Why we're no longer talking about short-term mission

(Photo: Operation Mobilisation)

As a missional movement, we have recently decided to rename our short-term mission trips. Every year hundreds of Jesus followers join our teams across the world in reaching out with the love of Jesus. Rather than referring to these trips as 'short-term missions' (STMs), we now talk about 'short-term outreaches' (STOs) whenever possible. This may sound like an inconsequential change but the reality is that this simple name change is a small step in beginning to address the fact that many of us may be guilty of misunderstanding what mission really is.

Perhaps too often, our idea of mission can be limited to a specific time or person. You 'do' mission for a short stint and then get on with the rest of your life, or someone is 'called to the mission-field'. Whilst it is true that some have a specific calling to full-time ministry or overseas mission, the danger many of us can fall into is viewing mission as an exclusive and elevated activity for a very committed few.

But mission isn't a unique calling for the few, but rather a command given to every Christian. Scripture clearly teaches that all disciples are called to make disciples. Speaking to his followers in Acts 1:8 Jesus tells them, "...you will be my witnesses in Jerusalem, and in all Judea and Samaria, and to the ends of the earth." We are witnesses to the saving grace of God, we are all commissioned to a life of mission, mission should never be seen as short term for a follower of Jesus.

So, if mission is about witnessing with our whole lives, why bother with short-term outreaches?

It is true that STOs can be run badly. They can become Christian holidays to get great photos. Indeed, a strong argument can be made that outreach by locals may be more effective, as they will not have to face the obstacles, such as language and cultural barriers, which overseas volunteers do.

However, when overseas outreaches are co-ordinated well, they can, and do, impact local communities — and those that go on them — in a positive way. So here are my 7 musts for an effective short-term outreach:

1. Always be facilitated by, and work in partnership with, the local church.

2. Humility is key. Teams are going to serve, not be served, and to learn, not to teach.

3. Host churches and teams should be prepared and understand who is coming. This includes making it clear that the visitors don't come with any 'elevated' authority but are there to join the work the local church is already doing.

4. Short-term outreach must support long-term strategy and vision.

5. Local believers should be welcomed completely as team members. Locals are not just translators or interpreters, but part of one big team using their gifts in different ways.

6. Preparation is key. Educate yourself on the cultural sensitivities and language.

7. Embed yourselves with the local believers. Remember we are brothers and sisters in Christ. We need to avoid judgementalism and embrace our cultural differences.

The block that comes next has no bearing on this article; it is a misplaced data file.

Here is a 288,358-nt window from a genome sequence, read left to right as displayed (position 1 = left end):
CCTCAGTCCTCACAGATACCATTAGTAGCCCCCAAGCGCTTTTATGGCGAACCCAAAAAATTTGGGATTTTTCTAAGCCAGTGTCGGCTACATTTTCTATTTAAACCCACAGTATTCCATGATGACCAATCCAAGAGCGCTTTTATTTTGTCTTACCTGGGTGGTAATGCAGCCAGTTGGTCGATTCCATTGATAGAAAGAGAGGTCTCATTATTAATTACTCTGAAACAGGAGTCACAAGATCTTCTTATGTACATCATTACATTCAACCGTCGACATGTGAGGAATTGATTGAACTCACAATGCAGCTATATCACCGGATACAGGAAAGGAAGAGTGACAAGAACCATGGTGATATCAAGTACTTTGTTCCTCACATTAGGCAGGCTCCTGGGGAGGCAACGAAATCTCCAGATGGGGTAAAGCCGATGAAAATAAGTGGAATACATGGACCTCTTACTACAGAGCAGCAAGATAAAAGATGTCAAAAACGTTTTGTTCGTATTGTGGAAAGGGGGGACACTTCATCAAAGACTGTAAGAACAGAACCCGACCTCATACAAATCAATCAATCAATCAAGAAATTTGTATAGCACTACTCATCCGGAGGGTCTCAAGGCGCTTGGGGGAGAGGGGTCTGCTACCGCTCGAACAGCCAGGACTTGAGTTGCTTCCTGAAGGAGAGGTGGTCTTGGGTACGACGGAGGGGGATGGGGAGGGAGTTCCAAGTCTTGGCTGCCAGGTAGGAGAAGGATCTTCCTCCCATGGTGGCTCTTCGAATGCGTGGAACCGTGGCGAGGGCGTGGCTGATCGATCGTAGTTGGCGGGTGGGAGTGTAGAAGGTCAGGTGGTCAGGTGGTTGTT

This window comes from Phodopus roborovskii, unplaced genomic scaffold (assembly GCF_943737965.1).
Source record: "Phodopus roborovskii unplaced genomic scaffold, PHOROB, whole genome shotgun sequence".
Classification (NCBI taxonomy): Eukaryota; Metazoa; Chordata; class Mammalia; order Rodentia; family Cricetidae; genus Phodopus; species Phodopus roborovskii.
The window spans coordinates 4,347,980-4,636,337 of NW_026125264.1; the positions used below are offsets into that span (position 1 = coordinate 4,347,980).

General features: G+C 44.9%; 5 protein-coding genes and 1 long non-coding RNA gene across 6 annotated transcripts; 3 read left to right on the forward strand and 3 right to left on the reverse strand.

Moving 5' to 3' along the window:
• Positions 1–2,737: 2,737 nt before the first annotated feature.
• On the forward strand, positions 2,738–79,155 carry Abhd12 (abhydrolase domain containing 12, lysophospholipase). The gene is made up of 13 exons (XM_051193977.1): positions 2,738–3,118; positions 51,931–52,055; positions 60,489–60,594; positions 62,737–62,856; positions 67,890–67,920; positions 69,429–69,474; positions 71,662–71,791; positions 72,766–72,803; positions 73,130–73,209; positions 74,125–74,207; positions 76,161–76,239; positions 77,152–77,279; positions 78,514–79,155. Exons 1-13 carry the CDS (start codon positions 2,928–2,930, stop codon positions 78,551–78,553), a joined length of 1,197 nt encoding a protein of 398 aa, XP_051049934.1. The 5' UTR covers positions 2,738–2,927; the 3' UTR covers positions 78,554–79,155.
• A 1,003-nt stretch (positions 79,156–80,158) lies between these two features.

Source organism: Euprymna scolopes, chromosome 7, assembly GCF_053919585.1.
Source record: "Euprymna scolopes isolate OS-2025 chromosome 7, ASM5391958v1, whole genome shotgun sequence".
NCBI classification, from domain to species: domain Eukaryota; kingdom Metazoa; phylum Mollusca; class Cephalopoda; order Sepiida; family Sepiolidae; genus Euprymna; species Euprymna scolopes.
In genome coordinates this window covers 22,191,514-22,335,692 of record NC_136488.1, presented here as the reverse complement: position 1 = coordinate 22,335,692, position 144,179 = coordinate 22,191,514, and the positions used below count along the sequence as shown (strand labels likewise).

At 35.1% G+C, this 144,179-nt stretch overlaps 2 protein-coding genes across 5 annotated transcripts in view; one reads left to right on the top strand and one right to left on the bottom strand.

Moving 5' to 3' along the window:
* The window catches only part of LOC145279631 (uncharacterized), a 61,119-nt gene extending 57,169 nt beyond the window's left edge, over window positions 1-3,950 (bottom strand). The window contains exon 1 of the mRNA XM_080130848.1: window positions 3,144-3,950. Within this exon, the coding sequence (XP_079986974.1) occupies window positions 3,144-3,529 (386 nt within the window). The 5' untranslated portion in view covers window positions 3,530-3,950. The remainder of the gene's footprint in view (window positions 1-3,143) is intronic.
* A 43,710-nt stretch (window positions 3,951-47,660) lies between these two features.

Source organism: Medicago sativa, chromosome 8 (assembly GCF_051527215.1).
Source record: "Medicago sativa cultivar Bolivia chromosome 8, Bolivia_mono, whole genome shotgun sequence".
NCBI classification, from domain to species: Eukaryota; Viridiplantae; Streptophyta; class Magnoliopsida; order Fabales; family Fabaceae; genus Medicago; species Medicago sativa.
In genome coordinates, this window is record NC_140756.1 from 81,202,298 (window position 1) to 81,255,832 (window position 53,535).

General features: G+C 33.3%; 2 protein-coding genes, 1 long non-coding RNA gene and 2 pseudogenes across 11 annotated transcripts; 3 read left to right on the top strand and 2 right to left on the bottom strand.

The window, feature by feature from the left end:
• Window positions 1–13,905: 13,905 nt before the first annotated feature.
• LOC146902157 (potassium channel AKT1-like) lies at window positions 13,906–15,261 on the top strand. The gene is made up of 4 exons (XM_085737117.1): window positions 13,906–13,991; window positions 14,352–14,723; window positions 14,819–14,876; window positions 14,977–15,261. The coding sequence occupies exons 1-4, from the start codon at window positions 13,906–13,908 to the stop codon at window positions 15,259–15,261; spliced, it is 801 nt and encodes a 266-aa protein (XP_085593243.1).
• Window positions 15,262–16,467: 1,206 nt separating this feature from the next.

When we are aware of these things, the potential impact of short-term outreach is huge. The first time I came to understand this was when I experienced it myself.

I registered to join an evangelistic outreach in Estonia back in my student days. We arrived in Parnu in the south of the country. Small groups of believers had started to meet together in villages, and we were sent to encourage them in their faith and help them reach out to others.

After the initial culture shock, I was beginning to get into my stride a few weeks in. Then I was asked one day to deliver the Gospel message. After much protestation on my part and insistence on the part of my local team leader, I found myself, legs shaking, mouth dry, standing up the front. I managed to say a few words about John 3:16 and how God loves us all and hastily invited the team back to the front. But I had spoken in public about my faith. There was an increasing urgency in my heart. Many of these people had never heard this Good News and would perhaps never have the opportunity to again. God was not only working through our team, but He was also working in my heart.

God used a STO trip to take me and many others like me out of our comfort zones, shake us up and open our eyes to a missional life.

STOs continue to be an important part of what we do at OM. For the hosts, they can bring renewed energy to a local team and provide valuable resource in their mission. And for those that go, often we return with a renewed joy in what it means to know Jesus as our Saviour and a new urgency and confidence in reaching out with the love of Jesus.

Matthew Skirton is from the UK but has spent more than half of his life serving in Eastern Europe. Together with his wife, Helen, he pioneered OM's work in Moldova in the mid-1990s, handing over field leadership in March 2015. He also served as Regional Leader for OM in Eastern Europe for seven years. Matthew took on the role of UK Chief Executive of OM in 2016 and hopes to inspire Christ-followers to reach out this festive season with the help of their Ordinary to Extraordinary Christmas online resource for churches.